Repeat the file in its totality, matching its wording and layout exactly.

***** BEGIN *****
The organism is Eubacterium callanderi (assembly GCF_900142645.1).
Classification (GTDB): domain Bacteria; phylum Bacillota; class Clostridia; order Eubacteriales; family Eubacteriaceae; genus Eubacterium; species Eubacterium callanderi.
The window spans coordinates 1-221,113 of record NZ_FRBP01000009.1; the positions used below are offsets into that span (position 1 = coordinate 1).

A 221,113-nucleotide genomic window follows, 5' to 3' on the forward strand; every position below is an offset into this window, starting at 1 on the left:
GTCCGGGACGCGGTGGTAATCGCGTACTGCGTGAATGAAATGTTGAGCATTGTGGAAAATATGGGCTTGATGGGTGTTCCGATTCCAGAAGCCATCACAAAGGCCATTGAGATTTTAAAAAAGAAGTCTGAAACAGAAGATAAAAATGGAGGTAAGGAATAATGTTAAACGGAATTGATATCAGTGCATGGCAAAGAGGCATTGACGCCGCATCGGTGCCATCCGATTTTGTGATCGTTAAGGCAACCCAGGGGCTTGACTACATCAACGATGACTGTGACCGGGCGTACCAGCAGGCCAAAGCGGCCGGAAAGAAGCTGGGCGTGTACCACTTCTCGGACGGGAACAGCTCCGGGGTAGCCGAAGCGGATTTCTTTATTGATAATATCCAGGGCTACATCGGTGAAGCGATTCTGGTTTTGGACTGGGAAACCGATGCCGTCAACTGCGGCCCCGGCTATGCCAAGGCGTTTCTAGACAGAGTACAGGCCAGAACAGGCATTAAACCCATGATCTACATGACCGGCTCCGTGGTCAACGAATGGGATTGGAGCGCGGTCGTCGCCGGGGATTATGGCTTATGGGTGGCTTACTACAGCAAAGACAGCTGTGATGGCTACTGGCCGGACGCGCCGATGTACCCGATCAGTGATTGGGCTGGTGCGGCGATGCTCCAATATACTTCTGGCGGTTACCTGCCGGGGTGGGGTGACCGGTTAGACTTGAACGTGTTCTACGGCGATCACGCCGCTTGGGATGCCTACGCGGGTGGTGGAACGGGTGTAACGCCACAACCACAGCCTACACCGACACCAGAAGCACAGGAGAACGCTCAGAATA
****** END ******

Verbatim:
The organism is Eubacterium callanderi (assembly GCF_900142645.1).
Classification (GTDB): domain Bacteria; phylum Bacillota; class Clostridia; order Eubacteriales; family Eubacteriaceae; genus Eubacterium; species Eubacterium callanderi.
The window spans coordinates 1-221,113 of record NZ_FRBP01000009.1; the positions used below are offsets into that span (position 1 = coordinate 1).

A 221,113-nucleotide genomic window follows, 5' to 3' on the forward strand; every position below is an offset into this window, starting at 1 on the left:
GTCCGGGACGCGGTGGTAATCGCGTACTGCGTGAATGAAATGTTGAGCATTGTGGAAAATATGGGCTTGATGGGTGTTCCGATTCCAGAAGCCATCACAAAGGCCATTGAGATTTTAAAAAAGAAGTCTGAAACAGAAGATAAAAATGGAGGTAAGGAATAATGTTAAACGGAATTGATATCAGTGCATGGCAAAGAGGCATTGACGCCGCATCGGTGCCATCCGATTTTGTGATCGTTAAGGCAACCCAGGGGCTTGACTACATCAACGATGACTGTGACCGGGCGTACCAGCAGGCCAAAGCGGCCGGAAAGAAGCTGGGCGTGTACCACTTCTCGGACGGGAACAGCTCCGGGGTAGCCGAAGCGGATTTCTTTATTGATAATATCCAGGGCTACATCGGTGAAGCGATTCTGGTTTTGGACTGGGAAACCGATGCCGTCAACTGCGGCCCCGGCTATGCCAAGGCGTTTCTAGACAGAGTACAGGCCAGAACAGGCATTAAACCCATGATCTACATGACCGGCTCCGTGGTCAACGAATGGGATTGGAGCGCGGTCGTCGCCGGGGATTATGGCTTATGGGTGGCTTACTACAGCAAAGACAGCTGTGATGGCTACTGGCCGGACGCGCCGATGTACCCGATCAGTGATTGGGCTGGTGCGGCGATGCTCCAATATACTTCTGGCGGTTACCTGCCGGGGTGGGGTGACCGGTTAGACTTGAACGTGTTCTACGGCGATCACGCCGCTTGGGATGCCTACGCGGGTGGTGGAACGGGTGTAACGCCACAACCACAGCCTACACCGACACCAGAAGCACAGGAGAACGCTCAGAATA